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The Rosetta Codex by Richard Paul Russo
Review by Sam Lubell
Ace Trade Paperback  ISBN/ITEM#: 0441013309
Date: 06 December, 2005 List Price $14.95 Amazon US / Amazon UK / Show Official Info /

With Blackburn's help Cale crosses the Divide, leaving the prison side of the planet, and joins a group of Resurrectionists. Then when his lover is killed, he returns to his old nurse, and ultimately to his trader family, which has now fallen on lean times without its head. But first, he returns to the prison side of the Divide and smuggles the book across. He learns that this book, the Rosetta Codex, of the title is not just a way to understand the language of the long-dead aliens, but actually contains instructions for resurrecting them. Although Blackburn and a member of a race of mechanized humans called the Sarakheen offer him a lot of money for the book, Cale and his allies decide to buy a ship and follow the book's instructions to bring the aliens back to life.

Why? Unfortunately that's one of the many questions the novel does not answer. There's very little attempt to develop the characterization of Cale; he seems the same at age five as he does as an adult and the novel skips whole periods of his life as not relevant for purposes of the plot. The other characters are even less developed and the only one who seems slightly interesting is Blackburn who sometimes seems like a villain but at other times acts as Cale's only friend. Nor is there much discussion as to whether the aliens should be brought back or of how humans and the aliens would coexist after the resurrection.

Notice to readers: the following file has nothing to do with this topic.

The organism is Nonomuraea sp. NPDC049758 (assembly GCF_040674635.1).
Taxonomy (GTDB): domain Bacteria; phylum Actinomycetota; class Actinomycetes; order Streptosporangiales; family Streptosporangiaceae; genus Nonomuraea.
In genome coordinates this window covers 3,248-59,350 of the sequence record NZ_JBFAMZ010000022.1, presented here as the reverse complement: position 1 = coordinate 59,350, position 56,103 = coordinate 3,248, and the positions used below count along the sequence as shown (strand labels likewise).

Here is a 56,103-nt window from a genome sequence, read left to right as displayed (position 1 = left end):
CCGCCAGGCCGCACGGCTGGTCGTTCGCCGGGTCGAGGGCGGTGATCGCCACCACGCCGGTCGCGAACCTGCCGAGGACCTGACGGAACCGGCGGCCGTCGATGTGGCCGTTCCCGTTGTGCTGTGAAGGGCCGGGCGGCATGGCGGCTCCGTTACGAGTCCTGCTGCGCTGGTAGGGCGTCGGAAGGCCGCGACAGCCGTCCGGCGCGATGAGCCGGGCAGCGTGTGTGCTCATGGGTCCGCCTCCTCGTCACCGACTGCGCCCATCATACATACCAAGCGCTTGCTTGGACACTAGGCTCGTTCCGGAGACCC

Another unexplained feature of this universe is that horoscopes actually work. Cale's father's horoscoper predicted Cale's father's death and the necessity to take Cale along in order for the family's venture to be a success. That venture turns out to be the recovery of the Rosetta Codex. Also, the mute prophet from the prison planet has visions that come true. Prophecy like this is more a feature of fantasy novels and its inclusion in a science fiction novel cries out for some pseudoscientific rationale, but Russo makes no attempt to define this.

The novel does strain coincidence. Cale just happens to stumble onto the Rosetta codex that his father had been seeking. He runs across the village of Resurrectionists literally minutes before it is destroyed. And the Sarakheen's main collaborator in efforts to prevent the resurrection is Blackburn, a man who had helped Cale leave the prison side of the prison planet.

This is a straightforward adventure book and makes no pretense to anything more. It ignores most of what has been done in science fiction since about the 1950s - characterization, motivation, and science. Essentially, this is the book equivalent of a popcorn movie. It's entertaining for those who like this sort of thing but nothing deeper and certainly not worth a second read.

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